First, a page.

Now, some of the choices for the supporting cast felt just as right, but there was a little back and forth on this one character named Zed who – well, without giving too much away, I’ll say that a lot of his dialogue isn’t dialogue. It’s laughter. So Karen had a couple of different voice actors record and send over clips of themselves laughing. I’m going to play these two auditions for you right here.

Okay. So here’s number one.

Jason: It’s Jason Culp and here’s some Zed …
[ laughing and chuckling ]

Jack: And here’s number two.

Robert: Hi, this is Robert Fass with a bunch of laughs for Zed. Here we go.
[ laughing and chuckling snort ]
Robert: This is Robert Fass. Hope you had as much fun as I did.

Jack: Try to picture me getting these in an email, and listening to them, and laughing out loud at my desk as they’re laughing.

I think that was actually the last casting decision that we had to make. Soon after that, recording for the project started in New York, in Charles’s – in Kiv’s dad’s – studio.

[ peppy music ]

Karen: The studio is called CDM. It’s stands for Charles de Montebello. And it’s located in the Film Center Building, which is an art deco building on Ninth Avenue, between 44th and 45th. It’s on the eighth floor. And it’s pretty modern looking, and very comfortable, and you walk in and you’re immediately greeted by Tucker, the receptionist and the production coordinator there who does all the scheduling, and he does a lot of the trafficking of all the programs that record and get edited there.
And then the studio. They have three studios – one large studio, which is where your book was recorded. And it has an isolated booth with the huge open window that’s almost floor-to-ceiling where the actors can look into the control room, where the director and the engineer sits. So there’s a great line of sight. So I could just imagine, you know, Kiv sitting there and really being able to look at Charles and the director, who is fabulous – Paula Parker – and understanding the direction. Because that’s really important when you’re working with actors – to have that line of sight. So they’re not just hearing you, they’re also connecting with you by looking at you.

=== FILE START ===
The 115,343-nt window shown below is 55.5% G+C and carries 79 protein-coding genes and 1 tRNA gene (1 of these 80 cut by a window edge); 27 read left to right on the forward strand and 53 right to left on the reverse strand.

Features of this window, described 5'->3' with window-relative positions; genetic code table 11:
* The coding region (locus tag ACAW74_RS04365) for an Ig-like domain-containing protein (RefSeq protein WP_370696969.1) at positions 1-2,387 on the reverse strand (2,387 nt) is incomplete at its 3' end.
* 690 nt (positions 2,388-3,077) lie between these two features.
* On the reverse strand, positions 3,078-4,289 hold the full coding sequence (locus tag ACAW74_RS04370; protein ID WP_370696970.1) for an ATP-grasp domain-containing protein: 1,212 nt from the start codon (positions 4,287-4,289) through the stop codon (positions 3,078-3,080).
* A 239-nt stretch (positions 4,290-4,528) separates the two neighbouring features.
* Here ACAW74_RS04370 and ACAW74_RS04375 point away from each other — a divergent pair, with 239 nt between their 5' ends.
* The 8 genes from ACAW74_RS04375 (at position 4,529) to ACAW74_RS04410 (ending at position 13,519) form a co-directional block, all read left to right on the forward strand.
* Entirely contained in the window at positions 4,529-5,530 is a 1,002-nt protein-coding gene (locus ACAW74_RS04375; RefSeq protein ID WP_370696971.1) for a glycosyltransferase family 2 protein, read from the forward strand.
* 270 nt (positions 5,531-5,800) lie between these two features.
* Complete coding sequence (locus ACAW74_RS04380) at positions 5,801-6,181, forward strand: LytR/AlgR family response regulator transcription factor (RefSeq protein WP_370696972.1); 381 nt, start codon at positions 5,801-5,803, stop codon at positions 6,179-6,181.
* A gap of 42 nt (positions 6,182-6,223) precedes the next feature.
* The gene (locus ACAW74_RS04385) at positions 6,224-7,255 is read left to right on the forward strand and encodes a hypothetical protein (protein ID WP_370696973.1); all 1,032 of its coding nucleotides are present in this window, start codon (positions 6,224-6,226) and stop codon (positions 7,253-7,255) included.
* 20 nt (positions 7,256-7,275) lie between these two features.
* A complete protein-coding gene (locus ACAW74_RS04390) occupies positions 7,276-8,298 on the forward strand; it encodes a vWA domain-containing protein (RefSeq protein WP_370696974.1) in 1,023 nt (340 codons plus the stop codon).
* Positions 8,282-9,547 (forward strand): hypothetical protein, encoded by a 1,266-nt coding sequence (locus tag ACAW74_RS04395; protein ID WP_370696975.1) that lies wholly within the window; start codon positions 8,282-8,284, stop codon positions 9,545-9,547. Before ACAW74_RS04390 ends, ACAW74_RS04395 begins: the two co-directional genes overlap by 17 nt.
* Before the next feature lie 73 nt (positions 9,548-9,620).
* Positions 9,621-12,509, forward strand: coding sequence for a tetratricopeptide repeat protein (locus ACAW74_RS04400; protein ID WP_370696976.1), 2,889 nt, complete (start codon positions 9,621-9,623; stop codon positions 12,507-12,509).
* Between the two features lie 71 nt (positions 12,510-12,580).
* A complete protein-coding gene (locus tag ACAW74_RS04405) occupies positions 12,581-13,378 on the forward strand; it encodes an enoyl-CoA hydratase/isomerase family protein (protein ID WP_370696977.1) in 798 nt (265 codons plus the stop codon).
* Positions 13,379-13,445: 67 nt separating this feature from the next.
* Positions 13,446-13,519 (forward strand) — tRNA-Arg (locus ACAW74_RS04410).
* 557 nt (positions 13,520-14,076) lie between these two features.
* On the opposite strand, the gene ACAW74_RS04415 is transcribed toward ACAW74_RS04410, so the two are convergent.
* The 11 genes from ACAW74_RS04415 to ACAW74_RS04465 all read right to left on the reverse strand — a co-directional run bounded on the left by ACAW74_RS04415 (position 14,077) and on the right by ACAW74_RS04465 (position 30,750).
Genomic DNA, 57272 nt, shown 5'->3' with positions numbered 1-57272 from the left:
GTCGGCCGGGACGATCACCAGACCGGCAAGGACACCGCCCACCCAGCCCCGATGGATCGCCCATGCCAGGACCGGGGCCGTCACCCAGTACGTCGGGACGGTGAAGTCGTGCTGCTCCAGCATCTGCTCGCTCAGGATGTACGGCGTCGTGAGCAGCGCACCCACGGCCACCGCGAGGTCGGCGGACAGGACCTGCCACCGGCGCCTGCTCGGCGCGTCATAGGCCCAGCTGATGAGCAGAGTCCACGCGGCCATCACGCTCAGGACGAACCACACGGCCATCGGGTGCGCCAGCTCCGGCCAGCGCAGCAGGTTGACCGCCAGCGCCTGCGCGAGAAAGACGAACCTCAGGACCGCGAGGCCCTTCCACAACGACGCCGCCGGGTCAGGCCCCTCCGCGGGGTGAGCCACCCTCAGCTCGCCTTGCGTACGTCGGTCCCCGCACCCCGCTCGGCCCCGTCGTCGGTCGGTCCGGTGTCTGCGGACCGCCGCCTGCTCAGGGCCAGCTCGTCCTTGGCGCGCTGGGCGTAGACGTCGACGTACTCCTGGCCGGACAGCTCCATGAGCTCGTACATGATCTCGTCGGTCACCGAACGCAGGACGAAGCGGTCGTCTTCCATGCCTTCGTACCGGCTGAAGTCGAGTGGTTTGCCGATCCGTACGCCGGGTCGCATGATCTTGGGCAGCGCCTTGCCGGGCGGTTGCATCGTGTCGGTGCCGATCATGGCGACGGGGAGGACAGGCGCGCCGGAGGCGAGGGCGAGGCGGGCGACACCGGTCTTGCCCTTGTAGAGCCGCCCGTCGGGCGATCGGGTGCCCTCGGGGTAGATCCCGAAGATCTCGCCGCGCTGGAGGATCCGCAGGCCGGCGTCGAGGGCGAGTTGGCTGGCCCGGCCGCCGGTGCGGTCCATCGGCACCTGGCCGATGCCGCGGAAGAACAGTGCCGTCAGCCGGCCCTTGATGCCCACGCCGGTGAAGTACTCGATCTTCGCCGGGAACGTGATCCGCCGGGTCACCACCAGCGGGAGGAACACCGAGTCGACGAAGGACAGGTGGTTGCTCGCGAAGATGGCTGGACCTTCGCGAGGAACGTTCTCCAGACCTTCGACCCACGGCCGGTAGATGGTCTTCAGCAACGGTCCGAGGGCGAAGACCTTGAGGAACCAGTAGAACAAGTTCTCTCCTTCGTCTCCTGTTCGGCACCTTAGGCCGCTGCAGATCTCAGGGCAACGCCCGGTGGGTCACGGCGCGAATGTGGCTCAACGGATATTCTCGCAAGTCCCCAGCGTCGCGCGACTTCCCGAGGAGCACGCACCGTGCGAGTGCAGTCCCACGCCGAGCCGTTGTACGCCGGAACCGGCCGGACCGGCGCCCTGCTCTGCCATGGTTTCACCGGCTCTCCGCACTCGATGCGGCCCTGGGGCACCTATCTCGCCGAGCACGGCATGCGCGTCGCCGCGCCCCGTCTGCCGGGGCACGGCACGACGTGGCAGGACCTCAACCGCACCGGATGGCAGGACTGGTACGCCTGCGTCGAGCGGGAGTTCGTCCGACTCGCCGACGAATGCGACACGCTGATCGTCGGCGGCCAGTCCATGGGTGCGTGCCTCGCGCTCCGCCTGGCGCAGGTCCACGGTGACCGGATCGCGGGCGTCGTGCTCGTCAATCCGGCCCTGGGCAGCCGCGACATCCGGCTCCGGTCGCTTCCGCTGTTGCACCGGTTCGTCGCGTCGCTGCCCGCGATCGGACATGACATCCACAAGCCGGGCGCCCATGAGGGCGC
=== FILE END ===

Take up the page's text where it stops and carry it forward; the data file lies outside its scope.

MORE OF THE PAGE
And then getting through the primary record with Kiv. He did all of his parts first, in the studio on weekends with Paula and Charles. And then they flagged parts that they wanted to go back and redo, and the way the whole project kind of shaped up, he really had a masterclass in audiobook narration. And they recorded on weekends and around his school schedule. And then his dad would mark places to have him redo and bring him back into the studio. They did things over and over and over again. And then they went outside and recorded some of the places, like in a field in Richmond, Virginia. So just having that ability to do that, I think really did bring a lot to the audiobook.
You know, he got a lot better as the process went on; Kiv took direction really well at the end. I mean, he just got it. Paula would just have to say one word and he would just grab onto that and he got what she meant. Whereas in the beginning, you know, it was harder for him because he had done one audiobook before, but it was a much smaller part. And this was on his shoulders. He was carrying yours. So they kind of just tried to balance out the performance.
And then bringing in the others to fill in all the dialogue between them. Brittany Presley, I know her a little bit personally, and she’s lovely. And I just knew she would just jump in. And I feel like she and Kiv really have a great rapport in the audiobook. And the same with Michael Crouch – Ronnie – and Kiv in that big scene where they’re in the car and it’s so heartbreaking. But just emotionally, they go there as actors. I know that.
So it was really fun to put that into place and build the cast. And then scheduling them all around their very busy schedules and around Kiv’s schedule. So once all of that – all the speaking parts were done, then Charles and I sat down and mapped out how to approach bringing in all the sound effects and the sound design. And what Charles tried to do was just create a base sound for every chapter, depending on where it was – like inside or outside. Like when Alex is on the roof, you could hear nighttime sounds … like some of these things just to create a rich environment for the listener, that’s just not single voice in a studio. To really get the sense that Alex is experiencing this world around him and to have all of those senses and sounds try to filter through in the audiobook.
I mean, I couldn’t have asked for like a better person to work on it, because [Charles] was so committed to the process. Because it was really an act of love for his son too – to help him through this and make him shine as well. And, you know, he loved the book too. And I just loved that whole part of the story, this connection between Kiv and his dad working on your book, and a story about a boy searching for his father and his truth. And so it was just feel-good all around.
Jack: Do you have a sense of how long this process took?